The gorgeous ancient town of Nikko is located 150km north of Tokyo. It is a UNESCO World Heritage site, with intricate temples and shrines, set against a backdrop of breathtaking mountains, lakes and waterfalls. While the area provides picture-perfect scenes all year round, it is especially stunning in autumn, when the leaves of its luscious forests turn to warm shades of gold. October is, therefore, the optimum month to visit Nikko, but it gets busy at weekends.
Said to be one of the three finest bridges in Japan, the Shinkyo Bridge can be found at the entrance to Nikko’s shrines and temples. Nestled further into the woods, Toshogu Shrine (above) is one of the most lavishly decorated shrines you’ll ever see. The buildings are decorated with gold leaves and demonstrate phenomenal craftsmanship. It is the final resting place of Tokugawa Ieyasu, the founder of the Tokugawa Shogunate that ruled Japan for over 250 years.
Kanmangafuchi Abyss is another must-visit site, formed by an eruption of nearby Mount Nantai. The gorge is surrounded by a beautiful riverside walking trail, lined with over 70 stone statues of Jizo, a bodhisattva who cares for the deceased. Each statue looks out on to the river, and it is said that each time you count them, the numbers change. Come here on a quiet evening for a romantic stroll, but head back before the sun sets – there are no street lights.
Lake Chuzenji is the famous scenic lake in the mountains, accessed by a local bus. A walk around it is absolute bliss, and there are decks and seating for the perfect picnic. The area is also home to Nikko’s most famous waterfall, Kegon (above). At 100m tall, it is ranked as one of Japan’s three most beautiful waterfalls.
How to get there: Nikko is accessible from Tokyo by Tobu Railway and Japan Railways (JR). The journey takes between two and three hours depending on the train you select, as they include a mix of local, express and limited express trains.
The second largest city in Japan, Yokohama is located south of Tokyo. It has one of the world’s largest Chinatowns and the seaside port area, Minato Mirari (below) is a popular date spot.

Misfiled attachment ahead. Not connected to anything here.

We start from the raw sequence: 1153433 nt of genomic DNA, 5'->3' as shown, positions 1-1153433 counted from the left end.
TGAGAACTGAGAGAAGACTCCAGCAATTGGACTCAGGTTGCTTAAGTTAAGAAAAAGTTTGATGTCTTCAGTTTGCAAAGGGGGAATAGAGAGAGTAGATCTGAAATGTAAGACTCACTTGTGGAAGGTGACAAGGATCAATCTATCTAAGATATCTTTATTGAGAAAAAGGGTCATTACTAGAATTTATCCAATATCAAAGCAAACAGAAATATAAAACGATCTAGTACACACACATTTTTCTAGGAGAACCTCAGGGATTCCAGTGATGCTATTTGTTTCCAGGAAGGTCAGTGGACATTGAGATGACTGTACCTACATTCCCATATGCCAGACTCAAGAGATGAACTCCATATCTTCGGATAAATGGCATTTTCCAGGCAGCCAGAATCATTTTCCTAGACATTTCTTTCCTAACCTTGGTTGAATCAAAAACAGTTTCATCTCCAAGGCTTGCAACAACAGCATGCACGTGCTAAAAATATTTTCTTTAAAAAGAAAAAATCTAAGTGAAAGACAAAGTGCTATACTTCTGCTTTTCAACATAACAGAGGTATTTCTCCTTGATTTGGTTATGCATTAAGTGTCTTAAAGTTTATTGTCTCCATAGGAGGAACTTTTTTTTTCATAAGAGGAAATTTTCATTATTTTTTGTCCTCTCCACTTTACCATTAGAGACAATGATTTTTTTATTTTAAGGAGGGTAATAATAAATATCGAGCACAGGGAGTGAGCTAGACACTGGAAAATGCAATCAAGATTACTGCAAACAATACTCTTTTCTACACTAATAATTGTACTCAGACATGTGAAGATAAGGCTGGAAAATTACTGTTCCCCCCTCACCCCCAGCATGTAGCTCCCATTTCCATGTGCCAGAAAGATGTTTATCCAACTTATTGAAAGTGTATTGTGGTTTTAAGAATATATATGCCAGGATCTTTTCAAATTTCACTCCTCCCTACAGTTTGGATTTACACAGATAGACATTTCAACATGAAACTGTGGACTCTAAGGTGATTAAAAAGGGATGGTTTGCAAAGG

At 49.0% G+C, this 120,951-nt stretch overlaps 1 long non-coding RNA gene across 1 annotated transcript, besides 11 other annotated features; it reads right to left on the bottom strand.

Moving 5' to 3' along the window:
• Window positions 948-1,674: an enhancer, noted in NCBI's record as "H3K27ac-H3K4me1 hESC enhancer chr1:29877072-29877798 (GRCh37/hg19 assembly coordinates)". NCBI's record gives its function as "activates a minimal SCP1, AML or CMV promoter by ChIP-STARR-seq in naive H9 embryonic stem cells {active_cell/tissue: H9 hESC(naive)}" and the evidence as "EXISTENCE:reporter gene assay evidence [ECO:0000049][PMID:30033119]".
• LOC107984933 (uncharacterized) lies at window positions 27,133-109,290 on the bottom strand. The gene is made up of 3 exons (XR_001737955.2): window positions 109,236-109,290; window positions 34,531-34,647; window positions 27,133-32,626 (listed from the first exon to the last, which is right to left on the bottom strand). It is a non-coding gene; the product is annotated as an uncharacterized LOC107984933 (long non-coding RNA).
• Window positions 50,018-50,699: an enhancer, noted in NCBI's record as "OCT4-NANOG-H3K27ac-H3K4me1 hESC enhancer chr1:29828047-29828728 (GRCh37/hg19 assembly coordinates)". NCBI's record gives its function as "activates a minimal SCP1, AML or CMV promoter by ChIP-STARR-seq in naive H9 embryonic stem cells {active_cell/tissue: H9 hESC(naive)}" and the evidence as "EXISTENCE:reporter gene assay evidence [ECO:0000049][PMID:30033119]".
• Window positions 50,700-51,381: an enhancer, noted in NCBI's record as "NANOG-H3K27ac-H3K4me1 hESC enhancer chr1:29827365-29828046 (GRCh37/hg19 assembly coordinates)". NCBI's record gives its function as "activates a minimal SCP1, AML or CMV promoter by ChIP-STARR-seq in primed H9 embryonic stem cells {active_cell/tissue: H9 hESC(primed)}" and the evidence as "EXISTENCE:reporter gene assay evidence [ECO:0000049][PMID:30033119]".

Minato Mirai has many large high-rises such as Japan’s tallest building until 2014, the Landmark Tower, but it is along the promenade where couples love to go for a stroll. The Cosmo World amusement park is also found along this pretty waterfront, packed with arcade games and a giant Ferris wheel for that sunset kiss.
Yokohama is also home to a number of fantastic museums, including the unique Cup Noodles Museum (above). It follows the history of instant noodles via interactive exhibits, and visitors can even design their own cup noodles to take home. Meanwhile, the Yokohama Museum of Art displays works from contemporary artists including representations of Yokohama itself.
In central Yokohama you will discover Japan’s largest Chinatown; a maze of colourful, narrow streets and mouth-watering Chinese cuisine from sweet pastries to dim sum. The entrances to Chinatown are marked by four colourful gates, which make for lovely photo spots.
How to get there: Yokohama station can be reached via the Tokyu Toyoko Line from Shibuya Station. The journey takes between 30 minutes to an hour depending on connections and train service (buy a ticket for a limited express or express train if possible).
SEE ALSO: 10 of the cutest dessert cafes in Tokyo
Why do people visit Chiba? The answer is simple: Tokyo Disney Resort. Located 25km south-east of the centre of Tokyo, it is without a doubt the most popular day trip for visitors to the capital.
Tokyo Disney Resort is home to two parks: Tokyo Disneyland and Tokyo DisneySea. Tokyo Disneyland has seven themed lands and is the classic Disney experience, where popular rides include Big Thunder Mountain and Pooh’s Hunny Hut. Tokyo DisneySea is revolves around the myths and stories of the sea. The more ‘grown-up’ of the two, it also has seven themed areas, with rides including the Tower of Terror (above) and Indiana Jones Adventure.
For entertainment beyond Disney, check out Ikspiari (above). It is a shopping, dining and entertainment complex adjacent to the resorts. There is a 16-screen cinema showing new and classic films (perfect for putting your feet up after a long day at the parks), and restaurants include Tsukiji Tamasushi, which serves Edomae-style sushi with fish shipped straight from Tsukiji Market.
How to get there: Tokyo Disneyland Resort can be reached in under an hour via the JR Keiyo and JR Musashino lines. Alight at Maihama Station where the parks are situated.